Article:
5. Max Verstappen

9. Felipe Massa

DNF. Daniel Ricciardo

DNS. Fernando Alonso

Hinchcliffe endures tough night in Phoenix to finish 12th

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James Hinchcliffe, off to one of the best starts he’s ever had in the Verizon IndyCar Series (certainly his best since his two wins in four races to start 2013) endured possibly the most frustrating race of his 2017 season Saturday night at Phoenix.

Down on pace to the Chevrolet cars, particularly those from Team Penske, Hinchcliffe had resigned himself to aim for “best in class,” and he had enough speed to run solidly in the top ten. However, as he explained, poor fuel mileage saw him be the first driver to pit during green flag pit stops, which elongated his final stint and forced him to make a late stop for fuel, dropping him to 12th at the end.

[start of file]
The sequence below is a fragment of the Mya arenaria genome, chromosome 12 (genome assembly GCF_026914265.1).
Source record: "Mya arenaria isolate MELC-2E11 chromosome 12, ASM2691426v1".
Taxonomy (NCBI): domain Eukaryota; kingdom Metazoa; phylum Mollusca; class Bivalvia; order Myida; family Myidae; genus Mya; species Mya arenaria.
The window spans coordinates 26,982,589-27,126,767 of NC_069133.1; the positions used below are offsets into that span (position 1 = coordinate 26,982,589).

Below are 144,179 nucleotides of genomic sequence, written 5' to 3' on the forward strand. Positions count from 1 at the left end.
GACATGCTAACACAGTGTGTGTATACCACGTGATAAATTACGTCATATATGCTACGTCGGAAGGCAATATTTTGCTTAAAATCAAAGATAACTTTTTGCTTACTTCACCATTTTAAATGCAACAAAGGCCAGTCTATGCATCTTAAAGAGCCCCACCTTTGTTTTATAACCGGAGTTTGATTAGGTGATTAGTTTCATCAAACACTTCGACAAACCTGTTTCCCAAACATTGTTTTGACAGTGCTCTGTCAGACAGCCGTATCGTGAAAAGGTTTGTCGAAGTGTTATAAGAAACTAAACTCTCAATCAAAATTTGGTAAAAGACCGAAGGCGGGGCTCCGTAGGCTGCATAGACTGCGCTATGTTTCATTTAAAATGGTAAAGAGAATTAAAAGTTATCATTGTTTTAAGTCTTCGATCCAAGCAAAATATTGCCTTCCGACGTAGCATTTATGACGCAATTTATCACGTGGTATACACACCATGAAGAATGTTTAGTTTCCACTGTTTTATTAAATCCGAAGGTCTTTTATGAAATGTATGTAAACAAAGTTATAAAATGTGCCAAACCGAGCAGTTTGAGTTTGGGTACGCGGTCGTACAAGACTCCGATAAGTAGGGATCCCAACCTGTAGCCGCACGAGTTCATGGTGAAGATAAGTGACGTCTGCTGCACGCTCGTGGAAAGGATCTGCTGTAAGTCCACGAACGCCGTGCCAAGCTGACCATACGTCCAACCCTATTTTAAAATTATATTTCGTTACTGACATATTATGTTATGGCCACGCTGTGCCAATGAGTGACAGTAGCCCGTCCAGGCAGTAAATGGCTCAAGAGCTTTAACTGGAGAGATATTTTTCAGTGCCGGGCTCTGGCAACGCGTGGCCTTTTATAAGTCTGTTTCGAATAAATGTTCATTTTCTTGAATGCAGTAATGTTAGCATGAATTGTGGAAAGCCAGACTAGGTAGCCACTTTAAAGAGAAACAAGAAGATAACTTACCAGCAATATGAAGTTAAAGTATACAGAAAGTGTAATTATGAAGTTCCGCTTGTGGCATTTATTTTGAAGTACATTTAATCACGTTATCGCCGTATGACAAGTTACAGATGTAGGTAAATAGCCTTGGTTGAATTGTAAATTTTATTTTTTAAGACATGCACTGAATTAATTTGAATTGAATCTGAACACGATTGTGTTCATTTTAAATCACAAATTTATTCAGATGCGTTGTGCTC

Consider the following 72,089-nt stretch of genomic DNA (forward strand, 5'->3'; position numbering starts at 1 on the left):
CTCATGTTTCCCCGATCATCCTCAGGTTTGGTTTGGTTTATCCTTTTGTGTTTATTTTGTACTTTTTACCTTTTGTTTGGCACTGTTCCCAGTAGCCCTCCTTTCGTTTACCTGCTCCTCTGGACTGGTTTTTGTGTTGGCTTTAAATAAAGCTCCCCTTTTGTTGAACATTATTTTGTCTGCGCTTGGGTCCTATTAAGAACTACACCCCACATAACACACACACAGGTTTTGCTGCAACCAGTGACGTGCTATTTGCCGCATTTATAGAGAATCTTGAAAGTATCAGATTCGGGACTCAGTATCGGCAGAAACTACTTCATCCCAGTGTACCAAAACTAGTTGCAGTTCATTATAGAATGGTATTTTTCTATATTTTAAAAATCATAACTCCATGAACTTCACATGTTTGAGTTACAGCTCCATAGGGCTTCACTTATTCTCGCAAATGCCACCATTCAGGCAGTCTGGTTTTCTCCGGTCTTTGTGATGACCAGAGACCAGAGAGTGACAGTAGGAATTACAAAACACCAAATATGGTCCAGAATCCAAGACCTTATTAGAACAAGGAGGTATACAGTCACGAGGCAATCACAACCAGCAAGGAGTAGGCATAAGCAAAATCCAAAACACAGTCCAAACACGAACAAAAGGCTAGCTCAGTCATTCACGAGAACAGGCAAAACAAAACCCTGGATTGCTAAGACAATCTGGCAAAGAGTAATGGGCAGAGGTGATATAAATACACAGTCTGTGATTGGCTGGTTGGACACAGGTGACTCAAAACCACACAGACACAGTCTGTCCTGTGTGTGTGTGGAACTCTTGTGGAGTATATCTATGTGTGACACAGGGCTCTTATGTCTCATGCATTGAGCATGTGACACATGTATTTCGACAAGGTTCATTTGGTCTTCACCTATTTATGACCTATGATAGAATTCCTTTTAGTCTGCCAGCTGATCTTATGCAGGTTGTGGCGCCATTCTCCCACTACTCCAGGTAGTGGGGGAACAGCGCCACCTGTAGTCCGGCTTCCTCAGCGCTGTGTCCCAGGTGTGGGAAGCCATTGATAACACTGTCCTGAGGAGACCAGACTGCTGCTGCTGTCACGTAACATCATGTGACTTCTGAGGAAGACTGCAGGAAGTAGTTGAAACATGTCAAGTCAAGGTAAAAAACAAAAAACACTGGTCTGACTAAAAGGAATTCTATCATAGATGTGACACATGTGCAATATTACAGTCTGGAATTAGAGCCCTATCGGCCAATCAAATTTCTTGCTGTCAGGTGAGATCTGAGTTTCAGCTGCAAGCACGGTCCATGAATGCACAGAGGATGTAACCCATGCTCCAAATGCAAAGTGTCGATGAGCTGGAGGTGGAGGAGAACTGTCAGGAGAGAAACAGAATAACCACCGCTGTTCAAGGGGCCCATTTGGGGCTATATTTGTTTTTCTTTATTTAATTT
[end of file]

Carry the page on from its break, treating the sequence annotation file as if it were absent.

“Man, we just weren’t getting the mileage the other guys were. It’s too bad because the ARROW Electronics car was actually pretty strong,” he told NBC Sports. “We survived that first turn thing; it was unfortunate to see Mikhail (Aleshin) caught up in that.

“And we had decent pace, we were kind of hanging with Scott (Dixon) there in the first stint and ended up just having to pit way before anyone else. And five or six laps a stint compounding, we just never got the yellow at the right time to equalize the field and put us on the same page as everyone else. And at the end, we had to come in for that splash and go.”